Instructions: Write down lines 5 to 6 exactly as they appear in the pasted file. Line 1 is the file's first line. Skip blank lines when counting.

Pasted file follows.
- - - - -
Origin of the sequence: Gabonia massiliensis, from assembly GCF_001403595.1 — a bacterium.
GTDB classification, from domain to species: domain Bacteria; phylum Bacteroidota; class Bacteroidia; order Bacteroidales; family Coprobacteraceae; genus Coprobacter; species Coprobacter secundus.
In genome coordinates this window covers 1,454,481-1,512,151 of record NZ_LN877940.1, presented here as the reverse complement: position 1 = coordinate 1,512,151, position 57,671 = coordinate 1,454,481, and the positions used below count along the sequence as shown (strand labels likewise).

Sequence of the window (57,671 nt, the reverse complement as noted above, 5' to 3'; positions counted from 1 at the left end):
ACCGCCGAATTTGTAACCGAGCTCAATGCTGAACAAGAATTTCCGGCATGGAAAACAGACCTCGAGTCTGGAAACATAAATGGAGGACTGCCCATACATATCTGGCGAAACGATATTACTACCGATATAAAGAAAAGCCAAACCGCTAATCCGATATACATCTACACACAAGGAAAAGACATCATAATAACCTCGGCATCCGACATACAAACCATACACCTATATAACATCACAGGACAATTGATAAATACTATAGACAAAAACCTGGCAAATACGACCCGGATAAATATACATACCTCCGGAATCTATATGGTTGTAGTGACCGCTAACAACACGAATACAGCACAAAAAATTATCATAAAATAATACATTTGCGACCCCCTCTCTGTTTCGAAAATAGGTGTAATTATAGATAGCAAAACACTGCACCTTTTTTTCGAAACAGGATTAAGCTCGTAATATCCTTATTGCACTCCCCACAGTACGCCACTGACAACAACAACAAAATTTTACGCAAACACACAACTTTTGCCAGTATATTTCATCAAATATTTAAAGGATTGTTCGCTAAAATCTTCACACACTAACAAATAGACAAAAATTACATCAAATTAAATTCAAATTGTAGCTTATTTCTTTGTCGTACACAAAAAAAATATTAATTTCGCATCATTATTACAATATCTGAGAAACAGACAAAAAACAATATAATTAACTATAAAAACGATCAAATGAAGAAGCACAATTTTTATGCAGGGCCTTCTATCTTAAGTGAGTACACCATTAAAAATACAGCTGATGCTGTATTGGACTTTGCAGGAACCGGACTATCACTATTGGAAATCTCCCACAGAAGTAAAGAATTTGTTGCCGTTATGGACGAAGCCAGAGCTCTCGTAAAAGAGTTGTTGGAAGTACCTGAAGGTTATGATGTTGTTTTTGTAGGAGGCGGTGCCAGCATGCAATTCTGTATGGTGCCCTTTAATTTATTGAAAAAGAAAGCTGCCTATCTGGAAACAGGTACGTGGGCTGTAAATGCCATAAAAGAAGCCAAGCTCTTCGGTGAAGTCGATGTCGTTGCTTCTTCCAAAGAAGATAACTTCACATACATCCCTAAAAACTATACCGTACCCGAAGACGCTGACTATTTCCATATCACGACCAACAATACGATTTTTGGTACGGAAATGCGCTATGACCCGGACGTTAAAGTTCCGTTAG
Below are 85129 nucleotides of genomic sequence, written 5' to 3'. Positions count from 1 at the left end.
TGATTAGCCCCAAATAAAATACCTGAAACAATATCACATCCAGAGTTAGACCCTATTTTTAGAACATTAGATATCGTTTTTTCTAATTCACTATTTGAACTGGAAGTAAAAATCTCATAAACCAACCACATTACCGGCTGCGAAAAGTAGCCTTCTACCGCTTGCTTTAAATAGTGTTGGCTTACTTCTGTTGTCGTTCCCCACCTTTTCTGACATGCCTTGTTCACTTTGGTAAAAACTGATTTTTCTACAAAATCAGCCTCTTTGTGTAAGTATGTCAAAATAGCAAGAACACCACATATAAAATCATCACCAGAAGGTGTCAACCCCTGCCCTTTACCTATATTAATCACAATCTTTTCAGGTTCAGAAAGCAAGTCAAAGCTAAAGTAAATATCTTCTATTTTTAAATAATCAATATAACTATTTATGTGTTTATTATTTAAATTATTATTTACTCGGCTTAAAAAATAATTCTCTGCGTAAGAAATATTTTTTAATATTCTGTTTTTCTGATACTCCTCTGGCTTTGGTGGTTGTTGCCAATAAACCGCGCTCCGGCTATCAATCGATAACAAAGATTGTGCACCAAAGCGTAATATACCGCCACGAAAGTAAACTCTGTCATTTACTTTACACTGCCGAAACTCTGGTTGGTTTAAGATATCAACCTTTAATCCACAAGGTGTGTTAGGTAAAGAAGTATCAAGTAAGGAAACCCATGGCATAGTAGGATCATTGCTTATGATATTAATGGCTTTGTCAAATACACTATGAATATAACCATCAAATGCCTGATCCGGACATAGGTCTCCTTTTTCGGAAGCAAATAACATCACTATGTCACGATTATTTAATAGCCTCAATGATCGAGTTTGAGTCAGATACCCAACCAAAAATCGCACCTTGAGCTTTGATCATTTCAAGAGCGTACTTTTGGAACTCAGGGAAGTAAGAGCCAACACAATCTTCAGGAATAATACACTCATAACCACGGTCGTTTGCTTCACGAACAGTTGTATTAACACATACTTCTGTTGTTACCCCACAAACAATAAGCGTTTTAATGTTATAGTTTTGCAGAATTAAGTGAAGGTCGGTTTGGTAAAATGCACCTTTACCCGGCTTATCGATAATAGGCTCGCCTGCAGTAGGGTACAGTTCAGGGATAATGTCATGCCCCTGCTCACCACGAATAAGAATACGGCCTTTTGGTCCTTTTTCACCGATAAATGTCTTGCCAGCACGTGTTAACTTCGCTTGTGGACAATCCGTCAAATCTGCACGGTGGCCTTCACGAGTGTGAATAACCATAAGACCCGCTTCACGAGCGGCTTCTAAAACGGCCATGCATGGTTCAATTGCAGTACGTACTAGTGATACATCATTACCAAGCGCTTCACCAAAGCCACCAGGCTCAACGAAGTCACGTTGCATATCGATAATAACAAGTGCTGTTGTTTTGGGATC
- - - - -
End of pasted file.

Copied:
ACCGCCGAATTTGTAACCGAGCTCAATGCTGAACAAGAATTTCCGGCATGGAAAACAGACCTCGAGTCTGGAAACATAAATGGAGGACTGCCCATACATATCTGGCGAAACGATATTACTACCGATATAAAGAAAAGCCAAACCGCTAATCCGATATACATCTACACACAAGGAAAAGACATCATAATAACCTCGGCATCCGACATACAAACCATACACCTATATAACATCACAGGACAATTGATAAATACTATAGACAAAAACCTGGCAAATACGACCCGGATAAATATACATACCTCCGGAATCTATATGGTTGTAGTGACCGCTAACAACACGAATACAGCACAAAAAATTATCATAAAATAATACATTTGCGACCCCCTCTCTGTTTCGAAAATAGGTGTAATTATAGATAGCAAAACACTGCACCTTTTTTTCGAAACAGGATTAAGCTCGTAATATCCTTATTGCACTCCCCACAGTACGCCACTGACAACAACAACAAAATTTTACGCAAACACACAACTTTTGCCAGTATATTTCATCAAATATTTAAAGGATTGTTCGCTAAAATCTTCACACACTAACAAATAGACAAAAATTACATCAAATTAAATTCAAATTGTAGCTTATTTCTTTGTCGTACACAAAAAAAATATTAATTTCGCATCATTATTACAATATCTGAGAAACAGACAAAAAACAATATAATTAACTATAAAAACGATCAAATGAAGAAGCACAATTTTTATGCAGGGCCTTCTATCTTAAGTGAGTACACCATTAAAAATACAGCTGATGCTGTATTGGACTTTGCAGGAACCGGACTATCACTATTGGAAATCTCCCACAGAAGTAAAGAATTTGTTGCCGTTATGGACGAAGCCAGAGCTCTCGTAAAAGAGTTGTTGGAAGTACCTGAAGGTTATGATGTTGTTTTTGTAGGAGGCGGTGCCAGCATGCAATTCTGTATGGTGCCCTTTAATTTATTGAAAAAGAAAGCTGCCTATCTGGAAACAGGTACGTGGGCTGTAAATGCCATAAAAGAAGCCAAGCTCTTCGGTGAAGTCGATGTCGTTGCTTCTTCCAAAGAAGATAACTTCACATACATCCCTAAAAACTATACCGTACCCGAAGACGCTGACTATTTCCATATCACGACCAACAATACGATTTTTGGTACGGAAATGCGCTATGACCCGGACGTTAAAGTTCCGTTAG
Below are 85129 nucleotides of genomic sequence, written 5' to 3'. Positions count from 1 at the left end.